Old concrete (sidewalks,etc)
Cracker tops (Ritz, soda)
Weathered buildings and statues
Hand-blown glass (bubbles)
Pock, honeycombed, cratered, pocked, pock marked, spotted, marked,
Describing texture in a story creates intimacy between reader and character, and can even cause an emotional trigger for both. To anchor the reader in the scene, make sure comparisons and contrasts are clear and relatable, and within the scope of the narrator's life knowledge and experience.
A weak example:
Janice smiled at her date, taking note of his expensive suit and watch. He wasn't the best looking guy with his face a pitted road map that detailed his long and wretched history with acne, but he obviously had cash. His slumped shoulders and hopeful gaze said he'd part with it too if it meant getting someone like her to play the role of arm candy.
What's wrong with this example?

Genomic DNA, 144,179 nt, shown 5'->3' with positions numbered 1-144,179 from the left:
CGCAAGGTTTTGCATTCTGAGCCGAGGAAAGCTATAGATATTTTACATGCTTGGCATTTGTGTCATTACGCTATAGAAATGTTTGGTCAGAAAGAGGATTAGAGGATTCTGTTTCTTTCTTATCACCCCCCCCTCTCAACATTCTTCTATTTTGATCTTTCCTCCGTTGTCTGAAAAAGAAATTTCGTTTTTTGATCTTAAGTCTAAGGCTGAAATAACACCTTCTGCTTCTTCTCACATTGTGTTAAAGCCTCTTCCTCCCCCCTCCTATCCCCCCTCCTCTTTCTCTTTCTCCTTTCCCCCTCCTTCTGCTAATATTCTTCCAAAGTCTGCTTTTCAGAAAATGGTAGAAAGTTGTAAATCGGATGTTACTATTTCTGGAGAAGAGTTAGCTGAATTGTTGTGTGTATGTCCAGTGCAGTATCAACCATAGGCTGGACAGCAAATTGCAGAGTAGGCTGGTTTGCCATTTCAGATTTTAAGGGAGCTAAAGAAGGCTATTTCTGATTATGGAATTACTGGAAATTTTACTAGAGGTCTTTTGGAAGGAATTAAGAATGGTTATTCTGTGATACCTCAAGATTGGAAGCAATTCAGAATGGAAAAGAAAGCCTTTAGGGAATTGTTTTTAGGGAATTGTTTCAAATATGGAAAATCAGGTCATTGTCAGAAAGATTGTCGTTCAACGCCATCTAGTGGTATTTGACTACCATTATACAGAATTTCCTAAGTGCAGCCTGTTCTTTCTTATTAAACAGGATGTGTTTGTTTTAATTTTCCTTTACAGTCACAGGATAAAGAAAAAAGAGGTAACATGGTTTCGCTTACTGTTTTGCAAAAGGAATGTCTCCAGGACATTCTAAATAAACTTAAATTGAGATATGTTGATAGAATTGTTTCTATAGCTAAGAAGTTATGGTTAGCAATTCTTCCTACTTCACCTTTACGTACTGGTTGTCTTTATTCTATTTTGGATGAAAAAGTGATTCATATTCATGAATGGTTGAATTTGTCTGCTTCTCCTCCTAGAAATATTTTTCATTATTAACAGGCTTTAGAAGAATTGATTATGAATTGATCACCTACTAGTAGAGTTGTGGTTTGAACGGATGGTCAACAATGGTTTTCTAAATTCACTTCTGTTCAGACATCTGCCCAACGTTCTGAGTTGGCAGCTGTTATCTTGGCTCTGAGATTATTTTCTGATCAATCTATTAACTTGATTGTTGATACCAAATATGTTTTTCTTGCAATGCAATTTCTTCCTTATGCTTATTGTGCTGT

This isn't bad, but it's a bit weak because the texture is explained rather than compared or contrasted to something of a like texture.
A strong example:
Janice smiled at her date, taking note of his expensive suit and watch. He wasn't the best looking guy with his thinning hair and a face more pitted than a cheap linoleum floor. Obviously had cash though and his slumped shoulders and hopeful gaze said she'd be able to walk all over him.
Why does this example work?
This comparison has nice symmetry. Not only does the lino comparison give a good image of what his skin looks like, it segues well into showing how Janice likes to treat her men. The texture has done double duty, providing not only physical description of one character, but also the personality of the other.